“Do what you can, with what you have, where you are.”

His words remind… read more

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contributor: Deb Meyer, Director of Servant Ministry

What are you doing with the opportunities that come to you with the beginning of a fresh, sparkling new year? 2019 is like a blank canvas on which we may, in faith, live out our deepest values through commitment to that creative adventure. It’s an opening to re-engage with activities that bring our lives purpose and meaning as well as explore new involvements. A favorite quote of mine any time of the year, attributed to Theodore Roosevelt is,

“Do what you can, with what you have, where you are.”

His words remind us that we all have gifts, talents, skill, time and financial resources that can be used, and are needed, for the flourishing of our communities.

Trinity has a long history of service caring for the needs of under-resourced neighbors including significant endeavors that provide shelter and create stable housing. That legacy continues strong moving into 2019 as demonstrated by response to the Giving Tree for Beloved Community Village last month! Gifts through Trinity are providing stable transitional housing for 8 of the 12 residents being displaced for two weeks due to the move of the Village over zoning restrictions. That’s amazing! Thank you to all who gave, and to the many who stopped after services to speak with Cole and Amanda from Beloved Community (pictured above with Deb Meyer). They were encouraged in their work by our hospitality and compassionate vision to see neighbors housed. Read more about Beloved Community Village and the efforts of area faith leaders to develop creative solutions to homelessness.

While the data can be overwhelming when we assess the large gap that exists for all to be housed across the front range, we can always do something to be part of God’s compassionate transformative presence in the neighborhoods where we worship and where we live. In addition to inviting you to watch for more serving and giving projects I hope you’ll consider joining me in an upcoming learning opportunity:

Here’s to expanding our legacy for service in and with our communities in 2019 putting our faith into action doing what we can, with what we have, where we are!

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Greater Things

by: Gillian Ford

01/03/2019

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CONTRIBUTOR: Ken Brown, Senior Pastor

Happy New Year! As we begin this year, let me share my gratitude for you making Christmas Eve spiritually spectacular. Over 3,400 people gathered in worship with a deep sense of joy and celebration for Christ the King's birth. Not only did we lift our praises by candlelight for this in-breaking of God, we were generous beyond words. To date, we have raised $115,000 (exceeding our Christmas Offering goal of $100,000) to support our missions and ministry work. Wow! Well done and thank you for investing in one more move Christ the King is making in… read more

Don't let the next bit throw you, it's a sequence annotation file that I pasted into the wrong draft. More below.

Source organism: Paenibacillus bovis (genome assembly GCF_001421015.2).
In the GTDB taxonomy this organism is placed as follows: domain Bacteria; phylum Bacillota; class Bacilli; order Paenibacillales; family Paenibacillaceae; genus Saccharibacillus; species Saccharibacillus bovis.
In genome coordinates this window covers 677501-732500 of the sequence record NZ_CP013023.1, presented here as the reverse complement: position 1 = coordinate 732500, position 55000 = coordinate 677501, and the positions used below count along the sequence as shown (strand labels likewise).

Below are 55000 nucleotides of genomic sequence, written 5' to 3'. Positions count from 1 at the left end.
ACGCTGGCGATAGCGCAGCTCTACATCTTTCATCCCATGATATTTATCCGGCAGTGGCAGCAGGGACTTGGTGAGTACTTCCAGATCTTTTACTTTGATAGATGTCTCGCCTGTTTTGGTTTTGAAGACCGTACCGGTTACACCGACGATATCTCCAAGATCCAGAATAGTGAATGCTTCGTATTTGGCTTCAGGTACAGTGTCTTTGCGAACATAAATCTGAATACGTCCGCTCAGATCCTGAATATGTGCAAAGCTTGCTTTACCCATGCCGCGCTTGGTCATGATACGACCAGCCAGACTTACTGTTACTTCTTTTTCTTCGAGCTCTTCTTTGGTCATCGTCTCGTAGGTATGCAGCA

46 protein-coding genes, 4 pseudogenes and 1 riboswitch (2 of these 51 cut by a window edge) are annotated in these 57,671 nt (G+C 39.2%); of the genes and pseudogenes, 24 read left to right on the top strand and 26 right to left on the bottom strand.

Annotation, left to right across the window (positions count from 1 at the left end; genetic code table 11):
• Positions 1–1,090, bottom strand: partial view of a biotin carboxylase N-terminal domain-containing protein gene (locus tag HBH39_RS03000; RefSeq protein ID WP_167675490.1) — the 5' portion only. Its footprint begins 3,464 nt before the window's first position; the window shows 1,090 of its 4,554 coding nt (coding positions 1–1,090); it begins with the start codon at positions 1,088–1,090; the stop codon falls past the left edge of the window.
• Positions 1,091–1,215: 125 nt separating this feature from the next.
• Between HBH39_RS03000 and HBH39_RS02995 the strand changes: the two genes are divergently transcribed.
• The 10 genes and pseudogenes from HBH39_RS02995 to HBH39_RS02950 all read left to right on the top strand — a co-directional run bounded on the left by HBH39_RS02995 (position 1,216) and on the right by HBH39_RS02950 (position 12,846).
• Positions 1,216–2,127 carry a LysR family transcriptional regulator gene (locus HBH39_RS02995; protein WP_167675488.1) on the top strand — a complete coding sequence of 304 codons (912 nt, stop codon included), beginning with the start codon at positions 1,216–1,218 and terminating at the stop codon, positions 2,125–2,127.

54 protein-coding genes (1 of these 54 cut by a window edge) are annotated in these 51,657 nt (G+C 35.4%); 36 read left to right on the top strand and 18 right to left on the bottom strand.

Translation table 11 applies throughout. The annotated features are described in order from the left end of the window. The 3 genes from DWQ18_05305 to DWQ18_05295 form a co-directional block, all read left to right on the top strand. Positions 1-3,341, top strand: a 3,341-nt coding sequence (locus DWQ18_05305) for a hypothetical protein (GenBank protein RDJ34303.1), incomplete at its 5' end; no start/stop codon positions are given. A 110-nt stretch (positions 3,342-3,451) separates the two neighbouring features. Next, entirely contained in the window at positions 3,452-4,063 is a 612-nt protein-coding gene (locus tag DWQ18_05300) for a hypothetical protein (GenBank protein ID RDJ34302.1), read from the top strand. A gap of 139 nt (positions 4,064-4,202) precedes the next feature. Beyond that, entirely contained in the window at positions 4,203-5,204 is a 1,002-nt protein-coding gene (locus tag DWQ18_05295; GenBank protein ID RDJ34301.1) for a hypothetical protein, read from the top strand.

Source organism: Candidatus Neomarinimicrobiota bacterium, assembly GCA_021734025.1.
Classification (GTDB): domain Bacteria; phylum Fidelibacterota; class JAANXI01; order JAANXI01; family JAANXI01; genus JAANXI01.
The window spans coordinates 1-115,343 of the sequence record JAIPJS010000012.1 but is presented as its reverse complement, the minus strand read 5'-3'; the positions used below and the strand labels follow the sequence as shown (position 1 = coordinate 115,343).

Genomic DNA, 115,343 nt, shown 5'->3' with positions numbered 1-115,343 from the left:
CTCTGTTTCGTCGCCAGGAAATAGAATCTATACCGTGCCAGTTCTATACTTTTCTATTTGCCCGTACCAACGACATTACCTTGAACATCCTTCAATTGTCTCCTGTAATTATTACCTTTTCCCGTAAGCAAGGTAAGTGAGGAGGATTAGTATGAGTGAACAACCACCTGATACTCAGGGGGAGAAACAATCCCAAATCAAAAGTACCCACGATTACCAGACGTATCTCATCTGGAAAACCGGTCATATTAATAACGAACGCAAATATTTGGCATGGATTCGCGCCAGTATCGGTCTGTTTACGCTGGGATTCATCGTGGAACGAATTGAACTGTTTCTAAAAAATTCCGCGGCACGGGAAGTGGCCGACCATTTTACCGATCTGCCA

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CONTRIBUTOR: Ken Brown, Senior Pastor

Happy New Year! As we begin this year, let me share my gratitude for you making Christmas Eve spiritually spectacular. Over 3,400 people gathered in worship with a deep sense of joy and celebration for Christ the King's birth. Not only did we lift our praises by candlelight for this in-breaking of God, we were generous beyond words. To date, we have raised $115,000 (exceeding our Christmas Offering goal of $100,000) to support our missions and ministry work. Wow! Well done and thank you for investing in one more move Christ the King is making in the world to alleviate suffering and loneliest.

In the spirit of new beginnings for 2019, I want to invite you to think big as one blogger on resolutions suggests. Consider the larger impact you can have following Jesus to specifically accomplish your calling to serve God and others. For me, I know God wants me to embrace the enormity to serve as your pastor. This year, I aim to dig deeply into the plans God has for our shared mission together. I believe God is calling us to greater things in service to others so everyone is included in the Christ the King's movement to reclaim humanity. Read and reflect on these encouraging words by Jesus:

The next day the great crowd that had come for the festival heard that Jesus was on his way to Jerusalem. They took palm branches and went out to meet him, shouting, "Hosanna!"

"Blessed is he who comes in the name of the Lord!"

"Blessed is the king of Israel!"

Jesus found a young donkey and sat on it, as it is written. -John 12:12-14 (NIV)

Remember, to think big isn't necessarily better - it is the humble pursuit of greater things that bring us vitality and new life in this new year.

I hope to see you Sunday in worship as together, we launch into the new year.